Documentation hardly got a mention at all, but to not insist on the logic and changes being written into every script and code page is making sure that it never gets done, and next time someone has to make a change, they have to spend hours checking the logic, and often fiddling around with version control software (also not mentioned ).

    Likewise – in assuring correct process – I didn’t see a mention of Psuedocode (logic outline) , and peer review of that logic outline , before you get the programmer to ‘fly’ with it.

    Of course, much of the Pseudocode becomes the final documentation, after the programmer has gotten the thing tested and made any required adjustments.

  • AlexK

    Common sense – sure!
    I am with you – agile development is just applying common sense approaches. We only need to spell them out explicitly because some processes in IT may completely defy common sense.

    I disagree that documentation is "The most important part of system development". From my perspective, the most important part is efficient and precise communication, and IMO documentation is not the best tool for that. The section entitled "Establish Efficient Communication" describes what works better for us.

    Regarding "next time someone has to make a change, they have to spend hours checking the logic" – instead of documentation, we use automated tests to accomplish that. The computer will do it for you, and in our experience it will do it faster and better than a human. So, quoting from Agile Manfesto itself: "Working software over comprehensive documentation".

    I am not with you on "in assuring correct process" – different teams may choose different processes. No one process is correct for everyone. "Individuals and interactions over processes and tools".

    Also I do not know any agile developers who use pseudocode now. Instead, we develop source code that kind of looks like pseudocode on top level – it is much simpler and works better for us. This is a good example of how agile development simplifies things, like Occam’s razor.

    This approach is described in Robert Martin’s book entitled "Clean Code".

  • Anonymous

    Good stuff!
    Great read!

    One of the things I do, when relevant, is to add an "order by" column so that if business requirements call for it a list can be sorted in some other way than alphabetical or numerical. Like this article suggests though don’t get carried away trying to anticipate requirements.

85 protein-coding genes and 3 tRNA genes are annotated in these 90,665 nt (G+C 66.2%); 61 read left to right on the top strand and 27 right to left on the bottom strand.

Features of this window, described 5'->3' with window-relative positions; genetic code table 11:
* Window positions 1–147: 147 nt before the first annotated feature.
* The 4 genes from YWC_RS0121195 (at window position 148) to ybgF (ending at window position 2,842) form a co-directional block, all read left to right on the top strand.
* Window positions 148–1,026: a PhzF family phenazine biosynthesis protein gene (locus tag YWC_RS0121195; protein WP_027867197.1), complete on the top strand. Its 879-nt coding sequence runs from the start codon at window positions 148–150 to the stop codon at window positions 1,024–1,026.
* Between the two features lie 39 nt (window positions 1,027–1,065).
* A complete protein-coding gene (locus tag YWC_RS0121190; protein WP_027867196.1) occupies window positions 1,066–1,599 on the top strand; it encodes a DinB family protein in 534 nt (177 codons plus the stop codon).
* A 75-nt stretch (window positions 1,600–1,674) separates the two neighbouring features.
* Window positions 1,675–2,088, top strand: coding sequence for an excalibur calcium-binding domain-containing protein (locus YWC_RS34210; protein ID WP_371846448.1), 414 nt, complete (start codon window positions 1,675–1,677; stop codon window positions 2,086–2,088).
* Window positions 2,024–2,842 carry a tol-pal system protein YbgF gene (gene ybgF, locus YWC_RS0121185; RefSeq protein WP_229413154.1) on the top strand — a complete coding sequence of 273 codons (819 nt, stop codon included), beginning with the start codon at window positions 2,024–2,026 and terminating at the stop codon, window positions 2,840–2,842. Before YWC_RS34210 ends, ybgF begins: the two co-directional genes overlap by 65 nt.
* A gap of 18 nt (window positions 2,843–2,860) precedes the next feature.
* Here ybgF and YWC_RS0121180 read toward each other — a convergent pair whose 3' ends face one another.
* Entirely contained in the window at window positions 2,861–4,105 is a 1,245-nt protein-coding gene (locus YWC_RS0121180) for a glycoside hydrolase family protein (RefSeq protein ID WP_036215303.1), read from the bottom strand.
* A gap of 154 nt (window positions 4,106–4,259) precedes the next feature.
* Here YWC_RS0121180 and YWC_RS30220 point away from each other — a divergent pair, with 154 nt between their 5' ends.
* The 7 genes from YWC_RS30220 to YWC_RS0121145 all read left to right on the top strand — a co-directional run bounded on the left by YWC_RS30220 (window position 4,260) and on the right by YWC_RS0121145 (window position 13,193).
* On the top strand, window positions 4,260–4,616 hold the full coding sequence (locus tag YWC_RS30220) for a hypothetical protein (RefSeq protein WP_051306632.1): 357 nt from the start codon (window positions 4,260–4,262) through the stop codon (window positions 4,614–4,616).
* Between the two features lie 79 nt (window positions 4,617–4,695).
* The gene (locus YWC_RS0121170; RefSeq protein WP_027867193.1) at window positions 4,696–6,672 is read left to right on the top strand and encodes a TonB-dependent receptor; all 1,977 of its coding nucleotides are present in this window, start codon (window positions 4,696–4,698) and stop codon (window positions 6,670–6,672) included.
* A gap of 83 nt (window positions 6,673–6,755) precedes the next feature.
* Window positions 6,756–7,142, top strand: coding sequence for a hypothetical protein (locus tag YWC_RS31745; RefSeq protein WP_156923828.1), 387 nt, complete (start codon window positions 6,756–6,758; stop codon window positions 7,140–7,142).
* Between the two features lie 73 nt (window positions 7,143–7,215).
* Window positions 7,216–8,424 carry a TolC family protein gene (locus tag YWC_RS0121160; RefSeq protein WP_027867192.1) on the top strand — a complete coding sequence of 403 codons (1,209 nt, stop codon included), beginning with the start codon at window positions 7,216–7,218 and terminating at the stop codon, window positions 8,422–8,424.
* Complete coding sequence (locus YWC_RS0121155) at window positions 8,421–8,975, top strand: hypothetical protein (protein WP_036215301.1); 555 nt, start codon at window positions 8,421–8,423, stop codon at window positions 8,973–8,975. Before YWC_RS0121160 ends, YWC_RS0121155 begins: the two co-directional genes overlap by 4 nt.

• mike good

    Excellent article
    Thought provoking. Thank you.

  • Anonymous

    Testing replaces documentation
    A good article but I agree with the first poster, so much of this is just common sense that certainly in databases, a lot of us as DBA’s have been doing for 20 years.The reality is if you design your database well and normalise it correctly then modifying it is generally straight forward. However I disagree with AlexK that testing replaces documentation. I think he is misunderstanding the point being made. Automated testing tests the logic you hope that you have implemented once you have made your changes. It does not assist in any way however when someone needs to make a change to existing code and first of all needs to understand the existing logic. At that point documentation saves them large amounts of time having to work through undocumented code trying to establish what it really does before they can they alter it. Testing does not assist you in establishing what the current logic does, documentation however does.

  • AlexK

    Can you really trust documentation?
    Can you really trust documentation that does not automatically validate? We cannot, because things change rapidly: we deploy about 200 times per year, half of that is database deployments. Documentation, including comments, can and usually does get out of sync sooner or later. We have learned that the hard way. The book entitled "Clean Code" has lots of examples.

    Even if it is still in sync, how do we know we understand the documentation correctly? I gave just one example about the meaning of "by next Friday".

    But we can and do use automated tests to document what the code is supposed to do, and very successfully. This makes sure that our documentation is up-to-date and correct, so we do not waste our time reading incorrect and ambiguous documentation. This is what BDD, and RSpec, and Cucumber are all about.

    I did not include a reference to "Clean Code" in the article, but the book is a must read – it is full of relevant examples.

  • Carl Perkins

    Bad Advice